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Herbert Slaught was brought up on a farm on Seneca Lake but, when he was 13 years old, his family lost their farm and were forced to move. Perhaps, as Bliss relates in [1], this was a blessing in disguise:
... Slaught himself has said that he would probably have spent his life working on the farm if it had not happened, and the farm was apparently not a very good one.
The family moved to Hamilton, New York, in 1875 and Slaught attended Colgate Academy until he graduated in 1879 and entered Colgate University. After an outstanding undergraduate career he graduated with an A.B. in 1883. He was offered the post of instructor in mathematics at the Peddie Institute in Hightstown, New Jersey and very quickly impressed everyone with his abilities to teach and his administrative abilities.
Slaught was quickly promoted at the Peddie Institute, first to assistant principal in 1886, then to principal in 1889. However, despite his success or perhaps because of it, he decided to aim higher. Bliss writes [1]:
He had married Miss Mary L Davis, the instructor in music at Peddie, in 1885, and she sympathized with and encouraged his desire to enter the field of university mathematical work, even though such a course meant a serious sacrifice for them for some time to come. So in 1892 Slaught accepted a twoyear appointment to one of the first three fellowships awarded by the Department of Mathematics at the University of Chicago, which was just then opening its doors.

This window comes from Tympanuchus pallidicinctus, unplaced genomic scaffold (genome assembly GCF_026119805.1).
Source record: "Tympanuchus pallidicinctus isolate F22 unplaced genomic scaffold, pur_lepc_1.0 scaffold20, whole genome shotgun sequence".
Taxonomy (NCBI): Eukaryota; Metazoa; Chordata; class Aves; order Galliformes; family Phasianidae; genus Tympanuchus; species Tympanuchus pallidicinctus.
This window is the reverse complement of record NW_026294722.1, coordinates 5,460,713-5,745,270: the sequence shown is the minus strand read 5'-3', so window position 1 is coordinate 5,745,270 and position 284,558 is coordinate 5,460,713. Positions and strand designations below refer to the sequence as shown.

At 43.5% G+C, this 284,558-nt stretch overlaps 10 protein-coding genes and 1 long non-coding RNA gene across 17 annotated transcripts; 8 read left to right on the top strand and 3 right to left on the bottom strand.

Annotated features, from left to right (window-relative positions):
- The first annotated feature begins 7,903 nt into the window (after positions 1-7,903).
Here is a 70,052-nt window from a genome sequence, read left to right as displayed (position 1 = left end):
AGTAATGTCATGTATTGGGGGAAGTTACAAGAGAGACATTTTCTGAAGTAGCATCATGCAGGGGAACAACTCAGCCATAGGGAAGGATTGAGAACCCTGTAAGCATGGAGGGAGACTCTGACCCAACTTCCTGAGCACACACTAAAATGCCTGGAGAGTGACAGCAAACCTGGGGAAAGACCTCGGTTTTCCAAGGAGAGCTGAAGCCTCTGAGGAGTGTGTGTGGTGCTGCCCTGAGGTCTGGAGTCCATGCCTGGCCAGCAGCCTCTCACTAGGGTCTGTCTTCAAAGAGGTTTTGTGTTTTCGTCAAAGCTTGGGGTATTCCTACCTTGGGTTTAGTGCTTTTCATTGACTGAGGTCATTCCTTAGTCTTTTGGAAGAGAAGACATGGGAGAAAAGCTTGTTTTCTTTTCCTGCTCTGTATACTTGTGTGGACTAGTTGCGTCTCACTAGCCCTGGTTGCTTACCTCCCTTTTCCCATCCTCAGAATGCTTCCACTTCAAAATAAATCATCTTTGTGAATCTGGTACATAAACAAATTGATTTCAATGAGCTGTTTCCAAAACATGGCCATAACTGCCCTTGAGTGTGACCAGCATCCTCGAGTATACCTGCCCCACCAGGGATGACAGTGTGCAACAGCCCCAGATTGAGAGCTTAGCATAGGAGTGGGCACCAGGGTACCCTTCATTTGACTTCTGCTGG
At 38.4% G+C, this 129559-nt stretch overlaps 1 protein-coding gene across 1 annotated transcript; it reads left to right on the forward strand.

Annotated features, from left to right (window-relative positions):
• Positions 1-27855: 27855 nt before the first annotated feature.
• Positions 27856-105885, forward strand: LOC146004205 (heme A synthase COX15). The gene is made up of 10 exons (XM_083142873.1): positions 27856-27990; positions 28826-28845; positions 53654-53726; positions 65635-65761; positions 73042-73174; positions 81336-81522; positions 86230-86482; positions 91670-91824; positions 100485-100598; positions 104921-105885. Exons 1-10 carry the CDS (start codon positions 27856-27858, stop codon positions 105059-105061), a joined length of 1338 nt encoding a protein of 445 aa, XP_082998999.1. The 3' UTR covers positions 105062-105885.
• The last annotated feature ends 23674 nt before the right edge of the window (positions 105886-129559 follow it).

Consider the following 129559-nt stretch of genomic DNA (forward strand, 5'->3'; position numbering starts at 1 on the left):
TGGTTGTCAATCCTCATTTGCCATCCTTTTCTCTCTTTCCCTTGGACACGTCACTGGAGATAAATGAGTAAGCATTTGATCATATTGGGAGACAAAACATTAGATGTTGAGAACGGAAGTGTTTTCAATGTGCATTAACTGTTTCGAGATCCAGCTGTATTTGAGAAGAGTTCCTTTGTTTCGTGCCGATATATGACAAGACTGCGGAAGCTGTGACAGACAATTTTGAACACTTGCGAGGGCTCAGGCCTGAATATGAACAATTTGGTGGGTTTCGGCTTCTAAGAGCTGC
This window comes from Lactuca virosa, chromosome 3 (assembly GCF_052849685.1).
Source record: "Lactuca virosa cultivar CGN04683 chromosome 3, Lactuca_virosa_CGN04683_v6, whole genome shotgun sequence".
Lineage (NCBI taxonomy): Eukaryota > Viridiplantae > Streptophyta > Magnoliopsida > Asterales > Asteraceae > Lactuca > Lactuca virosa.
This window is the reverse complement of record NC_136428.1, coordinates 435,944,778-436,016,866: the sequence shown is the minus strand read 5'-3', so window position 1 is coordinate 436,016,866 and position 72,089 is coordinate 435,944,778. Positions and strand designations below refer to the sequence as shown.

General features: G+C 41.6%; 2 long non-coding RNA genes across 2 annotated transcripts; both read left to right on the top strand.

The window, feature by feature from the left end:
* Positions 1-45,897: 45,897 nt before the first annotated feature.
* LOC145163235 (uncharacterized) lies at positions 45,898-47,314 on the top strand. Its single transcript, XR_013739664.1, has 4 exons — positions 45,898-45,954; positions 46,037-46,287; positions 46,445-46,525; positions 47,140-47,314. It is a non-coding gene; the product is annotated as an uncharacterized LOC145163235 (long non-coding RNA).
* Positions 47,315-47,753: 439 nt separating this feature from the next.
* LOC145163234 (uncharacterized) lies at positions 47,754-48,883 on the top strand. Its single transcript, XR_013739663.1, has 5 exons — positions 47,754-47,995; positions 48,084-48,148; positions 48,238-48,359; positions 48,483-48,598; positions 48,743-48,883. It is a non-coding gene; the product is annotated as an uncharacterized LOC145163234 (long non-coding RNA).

After two years of research at Chicago, his fellowship ended and he was appointed onto the teaching staff. He did not complete his doctorate until 1898 because of the high teaching load that he had. His research had been supervised by Eliakim Moore and he was awarded his doctorate for a thesis entitled The Cross Ratio Group of 120 Quadratic Cremona Transformations of the Plane. Slaught soon received promotion. In 1900 he was made an assistant professor, them associate professor in 1908 and full professor in 1913. Slaught remained at Chicago for the rest of his career, retiring from his chair in 1931.
During 19023 Slaught travelled in Europe attending lectures by the leading mathematicians. Perhaps he felt that he could never achieve the depth of research he was exposed to at this time for, after a worrying time of indecision, he decided that he was not cut out for a research career but could give most to the world of mathematics by concentrating on teaching.
After seeking Dickson's advice on the best way to serve the mathematical community, he accepted Dickson's suggesting of becoming coeditor of the American Mathematical Monthly. He also became active in the organisation of the Mathematical Association of America, the National Council of Teachers of Mathematics, and the Chicago section of the American Mathematical Society. He served as secretary of the last named Society from 1906 to 1916.
Bliss [1] describes Slaught as:
... one of the men most widely known by teachers and students of mathematics... His lifelong devotion to... the promotion of the study of mathematics, his skill as a teacher, his effective leadership in the mathematical organizations which he sponsored, and his influence with teachers of mathematics the country over, were remarkable.
Article by: J J O'Connor and E F Robertson
A Reference (One book/article)
 
Mathematicians born in the same country

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